Please give us a little more information on what you need this build to do for you.  I've personally built a computer with the i7 3820, and I can assure you that 90% of people will <b>never</b> need this kind of power.  If you are going to be editing and rendering HD video, this is pretty close to the dream processor (that's in a reasonable price range).<br /><br />I'm not too sure about <i>that</i> motherboard, because Newegg doesn't have too many good reviews about it.  I would still stick with Asus, but I'd buy a more mainstream model, maybe the Sabertooth X79.<br /><br />Not that PNY RAM is bad, I usually recommend Corsair or G.SKILL Ram:<br /> <br /> <Br /> <br /><br />I think you and I know that you kind of cheaped out on the GPU.  If you are going to be editing video, you probably won't need to have a powerful GPU, if you plan on playing games at all, I would highly recommend something like a GTX 560 Ti or a Radeon HD 6870.  They're not the absolute best, but they'll meet most standards.<br /><br />I personally prefer NZXT cases (Especially the Phantom line), and I think you would too.  Not only are the good looking, but they're really good for cable management.<br /> <br /><br />I would buy a Caviar black hard drive or a Seagate Barracuda, because they are high performance drives (something to keep in mind).<br /><br />I'm not too sure where you got your logic from for a power supply, because for this kind of build, you'll need no less than a 600 Watt PSU.  Also, this should be one of the best parts in your computer, because if you get a crappy one, you could've just wasted a thousand dollars on your computer.  There are two kinds of power supplies (that I know of): modular and non modular.  The benefit of modular is that you don't need to have all of the cables coming out of your PSU, you can essentially just plug it in, and then store the remaining cables in a bag in the corner of your room, thus saving some air flow.  With that said, here's a good non modular PSU: <br /> <br />And here are two good modular PSUs:<br /> <br /> <br /><br />About your CPU heatsink:  not that it's bad, but I'm not too sure that it's exactly what you're looking for.  Personally, I use the CoolerMaster Hyper 212 Evo on two of my builds (Intel and AMD), and I'm 100% contempt with it.  It also fits on my LGA 2011 build with 4 sticks of RAM. <br /> <br /><br />You seem to be missing an optical drive and operating system.<br />Optical drive (I use it, and it's really good): <Br /> Operating system (I recommend Professional, but Home Premium can usually get the job done): <br /> <br /> <Br /><br />If you would like assistance with your build, feel free to email me.  If you give me a price, and answer a few questions, I can get the best build for you (anyone can inquire a build!).  My email should be visible on my page, but if it isn't just add <b> </b> to my name (catchatyou).  I hope I didn't overload you with information...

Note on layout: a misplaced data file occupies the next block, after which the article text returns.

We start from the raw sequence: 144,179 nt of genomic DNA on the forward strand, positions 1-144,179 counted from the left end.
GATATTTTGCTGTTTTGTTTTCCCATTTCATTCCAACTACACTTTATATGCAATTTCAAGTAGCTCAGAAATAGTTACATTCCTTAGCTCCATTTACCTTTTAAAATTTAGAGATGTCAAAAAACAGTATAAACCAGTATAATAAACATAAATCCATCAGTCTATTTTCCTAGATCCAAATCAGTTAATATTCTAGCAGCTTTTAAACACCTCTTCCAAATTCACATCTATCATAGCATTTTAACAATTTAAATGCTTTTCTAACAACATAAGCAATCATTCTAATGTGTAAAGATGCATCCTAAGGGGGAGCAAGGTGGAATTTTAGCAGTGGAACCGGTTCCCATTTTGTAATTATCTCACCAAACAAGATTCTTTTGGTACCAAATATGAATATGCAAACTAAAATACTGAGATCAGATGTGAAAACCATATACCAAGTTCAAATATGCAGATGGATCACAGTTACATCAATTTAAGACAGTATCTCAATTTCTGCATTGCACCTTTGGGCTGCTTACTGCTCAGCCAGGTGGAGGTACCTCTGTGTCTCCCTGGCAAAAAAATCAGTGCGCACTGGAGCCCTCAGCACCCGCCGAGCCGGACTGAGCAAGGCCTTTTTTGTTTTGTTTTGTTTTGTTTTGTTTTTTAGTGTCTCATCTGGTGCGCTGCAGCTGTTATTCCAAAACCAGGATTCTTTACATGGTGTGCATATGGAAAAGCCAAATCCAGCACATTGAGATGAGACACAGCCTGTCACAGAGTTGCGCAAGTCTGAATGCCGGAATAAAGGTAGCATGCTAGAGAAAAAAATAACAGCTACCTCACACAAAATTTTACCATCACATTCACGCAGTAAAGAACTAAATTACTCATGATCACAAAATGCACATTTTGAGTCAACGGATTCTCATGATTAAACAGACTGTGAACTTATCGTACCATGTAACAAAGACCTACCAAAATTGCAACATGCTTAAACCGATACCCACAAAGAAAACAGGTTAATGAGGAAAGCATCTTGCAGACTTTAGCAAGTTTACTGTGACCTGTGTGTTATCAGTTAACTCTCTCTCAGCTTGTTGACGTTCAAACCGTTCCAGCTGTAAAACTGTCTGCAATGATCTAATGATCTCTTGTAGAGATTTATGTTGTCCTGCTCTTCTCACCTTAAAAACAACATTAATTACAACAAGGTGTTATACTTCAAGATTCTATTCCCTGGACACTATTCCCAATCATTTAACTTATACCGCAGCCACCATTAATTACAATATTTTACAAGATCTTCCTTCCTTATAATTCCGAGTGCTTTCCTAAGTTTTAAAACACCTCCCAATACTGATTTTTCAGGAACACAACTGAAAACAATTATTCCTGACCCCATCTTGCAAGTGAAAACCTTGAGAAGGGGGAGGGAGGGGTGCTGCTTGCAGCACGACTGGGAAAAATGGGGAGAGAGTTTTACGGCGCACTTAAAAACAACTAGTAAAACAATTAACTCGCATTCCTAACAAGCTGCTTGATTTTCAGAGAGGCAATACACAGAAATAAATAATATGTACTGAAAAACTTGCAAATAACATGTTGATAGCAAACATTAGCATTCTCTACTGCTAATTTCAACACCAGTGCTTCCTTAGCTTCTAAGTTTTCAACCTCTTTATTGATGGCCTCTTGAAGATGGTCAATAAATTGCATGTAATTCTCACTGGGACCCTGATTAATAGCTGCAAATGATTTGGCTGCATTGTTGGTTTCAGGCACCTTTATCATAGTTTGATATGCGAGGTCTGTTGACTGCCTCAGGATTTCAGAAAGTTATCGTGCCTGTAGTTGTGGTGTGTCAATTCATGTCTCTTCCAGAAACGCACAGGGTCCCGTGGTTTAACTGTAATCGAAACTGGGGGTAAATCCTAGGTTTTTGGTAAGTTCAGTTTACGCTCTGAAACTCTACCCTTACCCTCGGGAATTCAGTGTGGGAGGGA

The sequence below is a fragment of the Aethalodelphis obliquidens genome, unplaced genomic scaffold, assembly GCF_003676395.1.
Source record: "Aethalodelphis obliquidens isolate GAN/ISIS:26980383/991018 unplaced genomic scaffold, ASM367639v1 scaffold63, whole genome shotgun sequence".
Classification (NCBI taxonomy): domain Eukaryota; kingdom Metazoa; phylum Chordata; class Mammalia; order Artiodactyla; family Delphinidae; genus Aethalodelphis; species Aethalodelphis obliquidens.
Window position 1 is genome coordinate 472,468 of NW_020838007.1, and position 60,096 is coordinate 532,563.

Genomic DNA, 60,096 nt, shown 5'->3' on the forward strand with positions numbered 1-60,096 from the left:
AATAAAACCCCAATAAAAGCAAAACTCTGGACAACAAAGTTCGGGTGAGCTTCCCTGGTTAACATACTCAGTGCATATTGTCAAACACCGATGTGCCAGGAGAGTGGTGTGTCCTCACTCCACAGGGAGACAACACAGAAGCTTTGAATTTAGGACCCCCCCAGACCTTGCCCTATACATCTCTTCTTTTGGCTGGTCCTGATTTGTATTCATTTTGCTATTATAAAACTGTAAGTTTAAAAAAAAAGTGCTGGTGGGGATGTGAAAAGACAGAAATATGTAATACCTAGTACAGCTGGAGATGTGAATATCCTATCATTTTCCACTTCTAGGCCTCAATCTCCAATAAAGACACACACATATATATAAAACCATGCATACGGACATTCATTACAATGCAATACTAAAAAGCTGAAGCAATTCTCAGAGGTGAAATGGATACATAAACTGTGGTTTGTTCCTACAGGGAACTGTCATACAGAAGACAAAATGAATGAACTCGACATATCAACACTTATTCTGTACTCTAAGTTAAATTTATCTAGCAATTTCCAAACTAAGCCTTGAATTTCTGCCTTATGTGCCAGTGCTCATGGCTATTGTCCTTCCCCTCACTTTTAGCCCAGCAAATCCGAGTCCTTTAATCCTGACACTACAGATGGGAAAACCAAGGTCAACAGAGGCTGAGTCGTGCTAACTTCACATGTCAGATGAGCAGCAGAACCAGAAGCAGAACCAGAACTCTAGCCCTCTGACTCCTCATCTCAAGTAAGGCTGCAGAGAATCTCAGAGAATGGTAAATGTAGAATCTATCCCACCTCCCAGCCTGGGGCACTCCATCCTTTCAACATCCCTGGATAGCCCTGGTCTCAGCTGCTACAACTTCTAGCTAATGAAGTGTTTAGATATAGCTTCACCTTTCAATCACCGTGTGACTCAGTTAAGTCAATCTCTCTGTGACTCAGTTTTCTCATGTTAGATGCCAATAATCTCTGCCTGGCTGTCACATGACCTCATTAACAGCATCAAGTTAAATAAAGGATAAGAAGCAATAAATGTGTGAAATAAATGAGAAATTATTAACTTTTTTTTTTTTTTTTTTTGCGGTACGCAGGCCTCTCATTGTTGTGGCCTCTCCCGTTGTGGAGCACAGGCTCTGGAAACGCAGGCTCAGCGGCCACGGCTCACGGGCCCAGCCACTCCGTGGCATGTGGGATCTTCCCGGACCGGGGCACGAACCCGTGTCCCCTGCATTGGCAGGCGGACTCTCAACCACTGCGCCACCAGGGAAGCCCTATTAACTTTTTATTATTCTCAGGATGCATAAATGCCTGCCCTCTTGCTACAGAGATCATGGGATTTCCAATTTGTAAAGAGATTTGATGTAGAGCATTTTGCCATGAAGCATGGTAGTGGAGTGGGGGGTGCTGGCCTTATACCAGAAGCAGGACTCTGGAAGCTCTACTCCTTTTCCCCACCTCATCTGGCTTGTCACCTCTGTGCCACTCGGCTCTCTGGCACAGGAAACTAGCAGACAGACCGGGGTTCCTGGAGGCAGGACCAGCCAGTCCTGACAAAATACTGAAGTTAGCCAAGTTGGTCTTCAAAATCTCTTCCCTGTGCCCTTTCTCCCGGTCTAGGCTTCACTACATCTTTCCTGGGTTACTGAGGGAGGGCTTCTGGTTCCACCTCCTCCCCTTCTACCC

commented May 29, 2012 by pjob797 (2,635 points)
Sorry for the semi short response, but thanks for all the information, I'm grateful for all of it, The psu I really wasn't sure about so I'll go with your third suggestion, i have a bd r/rw drive and win 7 ultimate, I left them out since they were kind of basic, here is the bd drive

the heat sink was a shot in the dark, and ironically I couldn't find one which would fit the 2011 socket, natievely, this one slipped my sight, and the case I really want something simple, I really hate those flashy cases, lol, and thanks again, I probably missed something you said, so hopefully I'll get a chance to reread this later, can't thank you enough for the help and suggestions.
0 votes
answered Jun 1, 2012 by DJ Scooby Doo (9,656 points)
I just want to say, do you really need Windows 7 Ultimate? I mean Home Premium or even Professional is fine for what I assume you're going to do.
0 votes
answered Jun 1, 2012 by Razor512 (16,586 points)
Windows 7 ultimate does not offer much more than home premium.

If you need to save $100 then go with 8GB RAM, windows 7 home premium, and a slightly cheaper motherboard, other than that, it is a decent build and the 450 watt power supply is more than enough as long as you don't overclock.

if you plan to overclock the CPU in a way where you boost the voltage, as well as overclocking the vdeocard, then I would recommend not going below a 600 watt power supply.

overclocking the CPU can easily cause it to pull 50-60% more power at full load.

currently that build will pull around 300-350 watts at full load and overclocking can easily push it to it's limit, furthermore, the closer you get to a powersupply's max output, the more line noise and line ripple you get which will reduce the system stability (so a CPU that may be capable of an 800MHz overclock, may only manage a 300-400MHZ overclock before you start running into issues like the system suddenly freezing and requiring a hard reset at random times (even with no prime 95 errors)
0 votes
answered Jun 15, 2012 by pjob797 (2,635 points)
Thanks guys, the build is working well, still setting up.